DECATUR – One of the buses delivering students to Thomas Jefferson Middle School was running late on Tuesday, and so was Adam Hunt.
He sprinted into the Life Skills kitchen, his hair in disarray, and breathlessly announced to everyone in the room, “I'm late to work!”
The seventh-grader is a barista in the class' coffee shop, which operates Tuesdays and Thursdays making and delivering coffee, tea and hot chocolate throughout the building.
A big dry-erase board above the coffee preparation area has a long and complicated list of orders by teachers' names and room numbers, and students hustle to get orders ready and properly labeled, overseen by teaching assistants. Two other students serve as “runners,” who load the orders on a cart and personally deliver the drinks.
“We say, 'Have a good day' and, 'Here's your drink,'” Adam said, after he had combed his hair and caught his breath. He's one of the most experienced at the coffee shop, having first served as a runner before graduating to barista.
Life Skills students learn skills in several areas, said their teacher, Jenny Schneider, such as recreation, domestic, social skills and hygiene. The program has its own kitchen at Thomas Jefferson where the students learn to cook and clean up, and they take trips to the grocery store to learn how to shop and budget money.
Depending on their abilities, the students with potential and interest are offered a chance to work in the coffee shop and could hold down jobs as adults.
“The idea is to make them as independent as possible,” Schneider said.
The coffee shop is an idea Schneider saw in another district while she was in college. She thought it was such a good idea that when she started teaching at Thomas Jefferson three years ago, she decided it was worth trying out there. The coffee shop opened two years ago, after she sought funding through Donors Choose to buy the start-up supplies and equipment.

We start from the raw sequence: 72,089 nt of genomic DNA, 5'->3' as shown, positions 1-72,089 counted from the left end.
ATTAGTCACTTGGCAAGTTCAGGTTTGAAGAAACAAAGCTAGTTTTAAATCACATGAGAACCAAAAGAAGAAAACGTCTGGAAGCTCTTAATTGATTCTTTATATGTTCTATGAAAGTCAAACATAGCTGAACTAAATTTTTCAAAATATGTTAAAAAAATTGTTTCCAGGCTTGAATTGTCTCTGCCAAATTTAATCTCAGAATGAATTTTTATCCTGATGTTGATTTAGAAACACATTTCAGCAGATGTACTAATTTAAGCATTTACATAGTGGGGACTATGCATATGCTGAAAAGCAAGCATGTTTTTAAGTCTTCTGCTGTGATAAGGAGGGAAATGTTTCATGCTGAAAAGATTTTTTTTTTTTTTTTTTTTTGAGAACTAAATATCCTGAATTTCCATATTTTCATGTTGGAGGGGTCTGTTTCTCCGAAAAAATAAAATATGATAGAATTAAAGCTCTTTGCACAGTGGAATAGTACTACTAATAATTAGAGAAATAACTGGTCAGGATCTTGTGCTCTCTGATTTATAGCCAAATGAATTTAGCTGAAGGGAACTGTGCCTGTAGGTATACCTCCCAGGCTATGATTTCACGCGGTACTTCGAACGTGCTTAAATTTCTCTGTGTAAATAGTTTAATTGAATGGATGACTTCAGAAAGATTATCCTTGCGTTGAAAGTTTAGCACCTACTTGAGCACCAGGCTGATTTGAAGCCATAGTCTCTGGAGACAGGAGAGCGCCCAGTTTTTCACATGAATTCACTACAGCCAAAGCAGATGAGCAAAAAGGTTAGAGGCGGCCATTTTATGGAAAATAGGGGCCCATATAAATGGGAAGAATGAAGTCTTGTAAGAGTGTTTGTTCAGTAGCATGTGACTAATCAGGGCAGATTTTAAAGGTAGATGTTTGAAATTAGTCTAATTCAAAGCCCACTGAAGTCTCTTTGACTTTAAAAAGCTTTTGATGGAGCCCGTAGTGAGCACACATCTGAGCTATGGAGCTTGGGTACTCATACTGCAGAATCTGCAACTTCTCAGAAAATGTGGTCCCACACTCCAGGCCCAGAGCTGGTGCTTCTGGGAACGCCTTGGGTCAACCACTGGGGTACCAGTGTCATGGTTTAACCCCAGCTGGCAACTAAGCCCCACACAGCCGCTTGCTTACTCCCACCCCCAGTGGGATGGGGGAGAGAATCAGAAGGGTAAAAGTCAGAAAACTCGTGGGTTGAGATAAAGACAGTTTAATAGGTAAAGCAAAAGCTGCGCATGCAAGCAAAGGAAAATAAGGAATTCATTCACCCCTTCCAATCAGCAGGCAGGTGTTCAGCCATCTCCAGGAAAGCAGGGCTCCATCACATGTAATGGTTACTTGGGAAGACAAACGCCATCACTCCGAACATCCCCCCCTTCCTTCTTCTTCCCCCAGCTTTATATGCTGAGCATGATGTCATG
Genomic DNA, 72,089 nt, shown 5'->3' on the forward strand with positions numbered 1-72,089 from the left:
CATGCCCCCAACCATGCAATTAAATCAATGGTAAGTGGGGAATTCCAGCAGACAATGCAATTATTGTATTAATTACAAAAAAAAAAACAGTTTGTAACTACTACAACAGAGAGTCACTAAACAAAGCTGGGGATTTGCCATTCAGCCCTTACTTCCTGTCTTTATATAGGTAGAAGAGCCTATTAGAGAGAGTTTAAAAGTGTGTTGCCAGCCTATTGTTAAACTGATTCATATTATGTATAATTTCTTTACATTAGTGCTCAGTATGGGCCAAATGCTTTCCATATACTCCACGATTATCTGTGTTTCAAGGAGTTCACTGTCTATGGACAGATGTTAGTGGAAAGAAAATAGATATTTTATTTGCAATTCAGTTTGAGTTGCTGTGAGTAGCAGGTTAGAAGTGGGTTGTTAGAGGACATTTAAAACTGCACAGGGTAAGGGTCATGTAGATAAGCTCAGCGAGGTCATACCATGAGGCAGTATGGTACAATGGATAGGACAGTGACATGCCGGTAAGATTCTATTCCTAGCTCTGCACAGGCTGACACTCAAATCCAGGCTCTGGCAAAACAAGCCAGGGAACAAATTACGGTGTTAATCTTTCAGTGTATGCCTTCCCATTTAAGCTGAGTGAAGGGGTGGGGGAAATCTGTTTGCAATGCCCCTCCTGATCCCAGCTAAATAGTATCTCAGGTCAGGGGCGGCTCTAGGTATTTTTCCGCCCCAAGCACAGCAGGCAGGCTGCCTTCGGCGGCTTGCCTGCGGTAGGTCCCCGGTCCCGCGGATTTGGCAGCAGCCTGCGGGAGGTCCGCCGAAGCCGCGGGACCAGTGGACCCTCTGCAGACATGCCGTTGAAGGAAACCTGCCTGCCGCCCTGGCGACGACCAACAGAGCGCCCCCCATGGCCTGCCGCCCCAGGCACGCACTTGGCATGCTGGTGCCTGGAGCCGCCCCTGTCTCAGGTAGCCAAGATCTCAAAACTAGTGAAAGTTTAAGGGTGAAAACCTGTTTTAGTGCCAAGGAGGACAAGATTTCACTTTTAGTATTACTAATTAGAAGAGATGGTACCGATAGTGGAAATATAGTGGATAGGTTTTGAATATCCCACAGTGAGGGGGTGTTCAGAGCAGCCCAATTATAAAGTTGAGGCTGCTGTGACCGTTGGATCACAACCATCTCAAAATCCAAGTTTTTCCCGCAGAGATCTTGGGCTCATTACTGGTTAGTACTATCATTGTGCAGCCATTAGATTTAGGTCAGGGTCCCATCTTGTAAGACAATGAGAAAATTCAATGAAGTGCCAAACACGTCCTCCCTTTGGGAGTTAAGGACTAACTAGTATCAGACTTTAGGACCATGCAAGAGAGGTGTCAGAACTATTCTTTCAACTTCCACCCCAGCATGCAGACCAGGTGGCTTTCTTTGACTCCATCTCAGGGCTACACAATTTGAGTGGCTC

Austin Rabren enjoys the coffee shop so much that he said he'd like to work in one when he's grown up, while Donnie Whitfield enjoys visiting the teachers throughout the building and greeting them in the mornings with their hot drinks.
The runners have to know all the teachers' and staff members' names and remember who wants creamer, which room to deliver to, and get the drinks handed out before they get cold. They also learn skills in handling money and making change.
“We talked about punch cards,” Schneider said. “But some of the teachers pay with cash.”
Life skills students stay at Thomas Jefferson for three years instead of the two that regular education kids spend in middle school. While work force skills training is usually not begun until they reach high school, Schneider predicted correctly that her students would take to the coffee shop idea and run with it, and they did. Beginning this learning a little earlier will give them a head start on the skills they'll need as they age out of school.
The Macon-Piatt Special Education District serves 58 schools and 2,828 students with services ranging from interpreters for students with hearing disabilities to licensed practical nurses who stay with medically fragile students throughout the school day, physical therapy, a vocational development program and early childhood education.
Its website, www.mpsed.org, offers links to sites on disability information for parents, English and Spanish versions of the educational rights of children with disabilities, and other resources for families.